Metallurgical Analysis of Titanic Available in Online JOM Article
Posted on: 04/11/2012
April 15 marks the 100th anniversary of the sinking of the Titanic. Since then, countless films, documentaries, books, and even a Broadway musical have explored the public grief and personal tragedies of one of history’s most famous shipwrecks.
In 1998, JOM made its own contribution to the body of Titanic scholarship with the article, “The Royal Mail Ship Titanic: Did a Metallurgical Failure Cause a Night to Remember?” In it, authors K. Felkins, H.P. Leighly, Jr., and A. Jankovic shared the findings of their metallurgical analysis of steel plate from the Titanic’s hull.
They concluded that the steel definitely played a role, because it was not as impact-resistant as modern steel. However, it was also probably the best plain carbon ship plate available at the time.
The team’s quest to unravel this particular mystery of the Titanic began when Leighly, a now deceased professor emeritus of metallurgical engineering at Missouri University of Science & Technology (S&T), received three wooden crates containing more than 400 pounds of three-quarter-inch steel plate from the Titanic’s hull. In the months that followed, Leighly and other S&T researchers tested the material and confirmed that it was inferior to steel used in shipbuilding today, determining that the quality of that steel was a factor in the catastrophe.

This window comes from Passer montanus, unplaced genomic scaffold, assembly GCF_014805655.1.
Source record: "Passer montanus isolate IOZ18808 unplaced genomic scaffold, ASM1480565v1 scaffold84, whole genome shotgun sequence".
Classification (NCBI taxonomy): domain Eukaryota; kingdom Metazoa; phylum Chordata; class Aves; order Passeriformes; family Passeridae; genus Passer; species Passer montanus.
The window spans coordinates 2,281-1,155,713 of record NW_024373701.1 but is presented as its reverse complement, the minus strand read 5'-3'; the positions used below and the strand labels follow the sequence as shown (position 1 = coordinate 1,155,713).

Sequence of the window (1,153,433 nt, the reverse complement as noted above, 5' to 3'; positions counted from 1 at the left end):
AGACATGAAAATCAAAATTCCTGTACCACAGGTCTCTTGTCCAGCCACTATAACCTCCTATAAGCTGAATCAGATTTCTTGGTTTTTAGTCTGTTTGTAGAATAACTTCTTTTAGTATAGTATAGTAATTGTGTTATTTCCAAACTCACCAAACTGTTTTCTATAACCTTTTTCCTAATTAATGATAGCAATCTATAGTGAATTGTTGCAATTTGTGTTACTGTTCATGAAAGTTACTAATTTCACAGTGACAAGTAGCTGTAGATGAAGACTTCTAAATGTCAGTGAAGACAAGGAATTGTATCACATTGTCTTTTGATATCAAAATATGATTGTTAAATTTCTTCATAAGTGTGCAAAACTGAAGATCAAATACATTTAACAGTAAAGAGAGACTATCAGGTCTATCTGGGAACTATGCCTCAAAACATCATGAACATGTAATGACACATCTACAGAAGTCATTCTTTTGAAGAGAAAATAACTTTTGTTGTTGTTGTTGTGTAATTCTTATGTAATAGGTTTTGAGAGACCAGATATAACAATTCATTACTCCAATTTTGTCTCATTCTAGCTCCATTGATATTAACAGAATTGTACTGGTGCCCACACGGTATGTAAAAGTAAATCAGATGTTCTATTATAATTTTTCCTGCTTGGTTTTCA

In the early 1900s, manufacturers in the United Kingdom commonly produced steel in open-hearth furnaces. The process results in “semi-killed” steel, which has relatively high concentrations of phosphorus, oxygen, and sulfur, and a low concentration of nitrogen and silicon. The S&T tests on the Titanic steel back in 1996 and 1997 revealed that the materials matched that semi-killed profile, making it more brittle at low temperatures than modern steel.
The article detailing these results is available online, along with reproductions of the micrographs, tables, and figures generated by the analysis. The piece is also enriched with links to video clips, as well as sidebar features on the salvaging operations, the fates of the vessel’s sister ships, and the mythology that has grown up around the Titanic since that frigid night in the North Atlantic a hundred years ago.
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